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Phys Chem Chem Phys. 2017 Jul 19;19(28):18407-18415. doi: 10.1039/c7cp02982a.

The role of optical phonons in intermediate layer-mediated thermal transport across solid interfaces.

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Department of Aerospace and Mechanical Engineering, University of Notre Dame, Notre Dame, IN 46556, USA.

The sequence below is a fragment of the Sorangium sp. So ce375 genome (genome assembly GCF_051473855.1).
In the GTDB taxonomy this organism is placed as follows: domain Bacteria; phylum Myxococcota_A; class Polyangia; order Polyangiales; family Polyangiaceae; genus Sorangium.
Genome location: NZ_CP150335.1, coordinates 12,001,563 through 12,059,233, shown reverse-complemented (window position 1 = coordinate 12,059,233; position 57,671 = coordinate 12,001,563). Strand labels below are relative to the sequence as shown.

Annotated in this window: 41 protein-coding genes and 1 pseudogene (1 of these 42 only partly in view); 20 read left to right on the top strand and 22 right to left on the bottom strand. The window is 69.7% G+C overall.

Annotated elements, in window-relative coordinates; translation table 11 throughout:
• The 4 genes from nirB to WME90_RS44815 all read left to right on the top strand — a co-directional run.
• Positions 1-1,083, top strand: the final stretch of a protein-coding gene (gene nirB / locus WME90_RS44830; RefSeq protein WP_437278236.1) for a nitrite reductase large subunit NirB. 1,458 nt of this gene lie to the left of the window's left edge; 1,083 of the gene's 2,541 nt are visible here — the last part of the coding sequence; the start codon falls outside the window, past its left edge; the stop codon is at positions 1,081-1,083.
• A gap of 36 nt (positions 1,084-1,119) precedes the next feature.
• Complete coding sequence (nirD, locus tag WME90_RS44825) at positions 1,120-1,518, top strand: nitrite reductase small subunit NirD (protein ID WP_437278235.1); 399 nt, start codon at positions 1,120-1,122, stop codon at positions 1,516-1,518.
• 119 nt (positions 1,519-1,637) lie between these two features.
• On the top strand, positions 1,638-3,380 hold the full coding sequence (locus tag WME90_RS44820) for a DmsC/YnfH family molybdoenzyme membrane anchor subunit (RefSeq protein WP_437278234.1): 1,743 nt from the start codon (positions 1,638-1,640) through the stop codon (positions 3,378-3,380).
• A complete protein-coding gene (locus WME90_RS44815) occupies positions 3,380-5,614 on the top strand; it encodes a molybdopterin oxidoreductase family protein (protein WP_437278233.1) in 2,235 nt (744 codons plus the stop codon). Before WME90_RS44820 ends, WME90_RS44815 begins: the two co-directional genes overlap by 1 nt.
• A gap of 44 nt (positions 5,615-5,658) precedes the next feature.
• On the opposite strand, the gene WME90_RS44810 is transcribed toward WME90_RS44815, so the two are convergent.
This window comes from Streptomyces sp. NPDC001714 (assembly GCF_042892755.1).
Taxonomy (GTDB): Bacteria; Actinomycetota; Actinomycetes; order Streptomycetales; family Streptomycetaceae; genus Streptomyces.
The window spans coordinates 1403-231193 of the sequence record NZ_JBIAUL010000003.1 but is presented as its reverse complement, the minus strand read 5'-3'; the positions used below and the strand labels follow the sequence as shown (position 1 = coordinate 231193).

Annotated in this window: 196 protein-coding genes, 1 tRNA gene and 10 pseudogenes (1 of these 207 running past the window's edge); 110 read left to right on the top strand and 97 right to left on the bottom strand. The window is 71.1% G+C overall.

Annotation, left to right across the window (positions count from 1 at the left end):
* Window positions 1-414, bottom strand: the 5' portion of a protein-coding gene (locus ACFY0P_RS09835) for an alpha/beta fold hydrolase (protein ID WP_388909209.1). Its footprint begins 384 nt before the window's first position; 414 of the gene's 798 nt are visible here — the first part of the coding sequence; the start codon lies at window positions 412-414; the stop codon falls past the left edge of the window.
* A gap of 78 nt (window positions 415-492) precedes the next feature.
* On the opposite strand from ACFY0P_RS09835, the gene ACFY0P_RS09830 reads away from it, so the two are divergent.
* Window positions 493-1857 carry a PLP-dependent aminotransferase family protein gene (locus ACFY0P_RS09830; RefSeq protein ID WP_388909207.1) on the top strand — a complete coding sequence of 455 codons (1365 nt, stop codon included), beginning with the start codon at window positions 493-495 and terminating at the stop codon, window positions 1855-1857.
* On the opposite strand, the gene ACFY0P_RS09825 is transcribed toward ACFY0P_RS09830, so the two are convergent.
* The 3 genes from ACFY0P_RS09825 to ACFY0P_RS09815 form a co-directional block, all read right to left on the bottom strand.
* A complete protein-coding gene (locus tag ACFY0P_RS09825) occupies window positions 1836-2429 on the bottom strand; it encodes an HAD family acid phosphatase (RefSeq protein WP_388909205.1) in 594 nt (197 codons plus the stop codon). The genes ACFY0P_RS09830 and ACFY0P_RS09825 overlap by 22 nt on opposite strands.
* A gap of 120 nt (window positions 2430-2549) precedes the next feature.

Thermal transport across solid interfaces plays important roles in many applications, especially in the thermal management of modern power electronics. In this study, we use non-equilibrium MD (NEMD) simulations to systematically study a model SiC/GaN interface, which is an important interface in GaN-based power electronics, mated by different intermediate layers (ILs) with the focus on how the atomic masses of the ILs influence the overall thermal conductance. To isolate the mass effect, the Tersoff potential with the same parameters is used to approximate the interatomic interactions between all atoms, with the only differences between materials being their atomic masses. The NEMD results show that the thermal boundary conductance (TBC) of IL-mated interfaces depends not only on the total primitive cell mass of the IL but also on the relative masses of the atoms within the unit cell. By analyzing the vibrational power spectra (VPS) of SiC, IL, and GaN, it is found that the optical phonons play important roles in thermal transport across the solid/solid interfaces. There is an optimal mass ratio of the atoms in the unit cell of the IL that can maximize the overlap of IL optical phonon VPS with those of SiC and GaN. Furthermore, the atomic masses of a number of III-V semiconductor compounds are studied for the ILs. It is shown that when only considering the mass effect, in the classical limit, AlN will be the best IL to enhance thermal transport across SiC/GaN interfaces with an improvement of as much as 27% over that of a pristine SiC/GaN interface. Despite the known limitation of the model (e.g., absence of strain and quantum effects), the results from this work may still provide some useful information for the design of ILs to improve thermal transport across solid/solid interfaces.


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